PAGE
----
The U.S. economy advanced a robust 6.4% in the first three months of the year, the Commerce Department said Thursday, as consumers started spending again with the easing of coronavirus restrictions and the vaccinations of millions of Americans.
The recovery in the January-to-March period, on top of a 4.3% gain in the last three months of 2020, put the $21 trillion U.S. economy just slightly ahead of where it was in early 2020, before the pandemic swept into the country and ravaged its economy.
Economists are predicting continued gains for the world's biggest economy throughout 2021, fueled partly by government assistance to all but the wealthiest Americans and government spending to boost some hard-hit sectors of the economy.
Many businesses are starting to hire more workers and ramp up operations that had been curtailed by the pandemic that has killed 574,000 Americans, the most in any country.
With the hiring of more employees, the number of workers making initial claims for unemployment compensation has been falling in recent weeks. The Labor Department on Thursday said 553,000 jobless workers sought compensation last week, down 13,000 from the revised figure of a week before.
The new figure was the lowest since mid-March last year but still more than twice the 218,000-weekly average in 2019 before the pandemic began.
The country's central bank, the Federal Reserve, on Wednesday held its benchmark interest rate near zero and said it plans to continue supporting the economic recovery, even as it acknowledged that the U.S. economy is improving.
"Amid progress on vaccinations and strong policy support, indicators of economic activity and employment have strengthened," the Fed said after a two-day policy meeting.
Fed Chairman Jerome Powell told reporters that the recovery has advanced "more quickly than generally expected," while adding that it "remains uneven and far from complete."
U.S. employers added 916,000 jobs in March and some economists are predicting that another 500,000 or more will be added each month throughout 2021.
There is reason for a continued favorable outlook.
With about 38% of U.S. adults now fully vaccinated, some people are spending again on gym memberships, restaurant dining and vacation travel they may have done without over the last year, which could lead to more hiring to accommodate customers. There has been a surge in retail sales and job openings.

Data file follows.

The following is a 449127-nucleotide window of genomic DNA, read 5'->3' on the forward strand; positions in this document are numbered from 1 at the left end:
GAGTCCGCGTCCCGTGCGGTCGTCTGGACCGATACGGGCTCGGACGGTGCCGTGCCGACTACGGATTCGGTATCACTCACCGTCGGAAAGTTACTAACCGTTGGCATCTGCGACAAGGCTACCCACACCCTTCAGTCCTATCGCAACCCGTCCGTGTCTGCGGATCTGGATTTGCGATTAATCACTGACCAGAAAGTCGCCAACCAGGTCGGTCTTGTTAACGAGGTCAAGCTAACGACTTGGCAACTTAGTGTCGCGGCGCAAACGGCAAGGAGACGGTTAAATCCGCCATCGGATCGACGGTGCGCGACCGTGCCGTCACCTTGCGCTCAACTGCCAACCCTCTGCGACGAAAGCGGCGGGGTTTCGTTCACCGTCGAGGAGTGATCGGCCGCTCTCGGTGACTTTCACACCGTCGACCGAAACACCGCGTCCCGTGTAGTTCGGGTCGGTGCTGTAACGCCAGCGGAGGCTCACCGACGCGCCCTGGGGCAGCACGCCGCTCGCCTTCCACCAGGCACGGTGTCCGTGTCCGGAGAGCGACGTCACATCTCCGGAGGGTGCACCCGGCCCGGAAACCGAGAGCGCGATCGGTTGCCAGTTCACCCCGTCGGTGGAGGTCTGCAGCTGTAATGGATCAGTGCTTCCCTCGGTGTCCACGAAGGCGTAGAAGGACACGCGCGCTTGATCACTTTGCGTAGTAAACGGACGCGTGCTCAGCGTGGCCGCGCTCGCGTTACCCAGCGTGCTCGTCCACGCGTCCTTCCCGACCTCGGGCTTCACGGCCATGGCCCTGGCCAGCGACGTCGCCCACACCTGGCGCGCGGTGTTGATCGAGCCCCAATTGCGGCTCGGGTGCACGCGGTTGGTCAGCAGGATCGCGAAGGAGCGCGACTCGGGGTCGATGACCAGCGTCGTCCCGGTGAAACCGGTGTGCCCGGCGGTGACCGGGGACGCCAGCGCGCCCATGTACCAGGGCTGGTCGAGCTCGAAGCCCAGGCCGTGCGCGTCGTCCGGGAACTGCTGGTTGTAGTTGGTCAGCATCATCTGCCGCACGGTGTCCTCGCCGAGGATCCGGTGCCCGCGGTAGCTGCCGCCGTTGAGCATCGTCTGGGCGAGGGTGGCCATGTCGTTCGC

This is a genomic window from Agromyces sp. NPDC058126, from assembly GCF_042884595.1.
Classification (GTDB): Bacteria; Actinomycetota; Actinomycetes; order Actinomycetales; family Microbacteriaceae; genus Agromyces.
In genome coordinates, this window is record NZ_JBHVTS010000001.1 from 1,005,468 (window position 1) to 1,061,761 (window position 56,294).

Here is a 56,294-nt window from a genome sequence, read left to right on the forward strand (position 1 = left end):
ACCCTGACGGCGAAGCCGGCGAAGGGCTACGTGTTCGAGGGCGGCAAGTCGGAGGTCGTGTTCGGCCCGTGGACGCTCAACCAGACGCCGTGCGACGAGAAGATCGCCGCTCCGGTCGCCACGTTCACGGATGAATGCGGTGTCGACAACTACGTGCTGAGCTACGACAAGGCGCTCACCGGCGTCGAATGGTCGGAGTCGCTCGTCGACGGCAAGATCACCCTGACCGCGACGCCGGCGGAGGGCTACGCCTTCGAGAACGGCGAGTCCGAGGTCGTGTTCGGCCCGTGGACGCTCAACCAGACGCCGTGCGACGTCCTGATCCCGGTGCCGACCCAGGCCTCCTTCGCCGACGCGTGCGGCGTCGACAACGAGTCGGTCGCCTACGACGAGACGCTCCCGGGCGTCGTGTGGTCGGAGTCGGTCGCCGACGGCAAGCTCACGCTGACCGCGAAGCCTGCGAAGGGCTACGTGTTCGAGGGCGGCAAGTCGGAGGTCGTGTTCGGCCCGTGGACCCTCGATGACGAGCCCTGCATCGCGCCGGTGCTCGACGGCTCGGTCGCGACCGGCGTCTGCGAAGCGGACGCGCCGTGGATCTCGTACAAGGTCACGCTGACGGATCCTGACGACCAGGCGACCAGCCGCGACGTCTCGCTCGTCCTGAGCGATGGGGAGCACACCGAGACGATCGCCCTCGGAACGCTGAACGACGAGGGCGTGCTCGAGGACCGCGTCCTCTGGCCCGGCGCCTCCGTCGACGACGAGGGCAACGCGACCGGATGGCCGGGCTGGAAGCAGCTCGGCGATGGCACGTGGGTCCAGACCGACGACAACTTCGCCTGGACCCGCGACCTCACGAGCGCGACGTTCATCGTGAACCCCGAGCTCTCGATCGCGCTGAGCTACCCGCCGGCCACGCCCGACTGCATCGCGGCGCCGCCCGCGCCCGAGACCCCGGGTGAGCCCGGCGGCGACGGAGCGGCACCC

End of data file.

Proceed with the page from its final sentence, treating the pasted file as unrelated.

Some state governors are revoking orders for people to wear face masks and allowing businesses to fully reopen or setting dates in coming weeks when they say businesses can ramp up.
Still, employers in many states continue to face directives to curtail operations and tens of thousands of new coronavirus cases are still being recorded every day even as millions of people are being vaccinated. Those arriving for dinner in a restaurant, sometimes for the first time in a year, still find many establishments cordoning off every other table to keep customers safely distanced from each other.
The employment picture in the U.S. has been boosted as money from President Joe Biden's $1.9 trillion coronavirus relief package filters through the economy. The measure could add to hiring and consumer spending, as millions of Americans, all but the highest wage earners, are now receiving $1,400 stimulus checks from the government or have already been sent the extra cash.
Biden has proposed an additional $4 trillion in government spending on infrastructure repairs and assistance for children and families, but the fate of the proposals in a politically divided Congress is uncertain.
About 2.7 million Americans are now being vaccinated against the virus each day, down from more than 3 million recently, with Biden saying that all adults who want a vaccination are now eligible to get one. It could take weeks, however, for many people to schedule their inoculation appointments and for the effect of the vaccinations to take hold.
More than 98 million American adults are fully inoculated with one of the three available vaccines, although millions of people remain skeptical of the vaccine for various reasons and say they will refuse to get inoculated.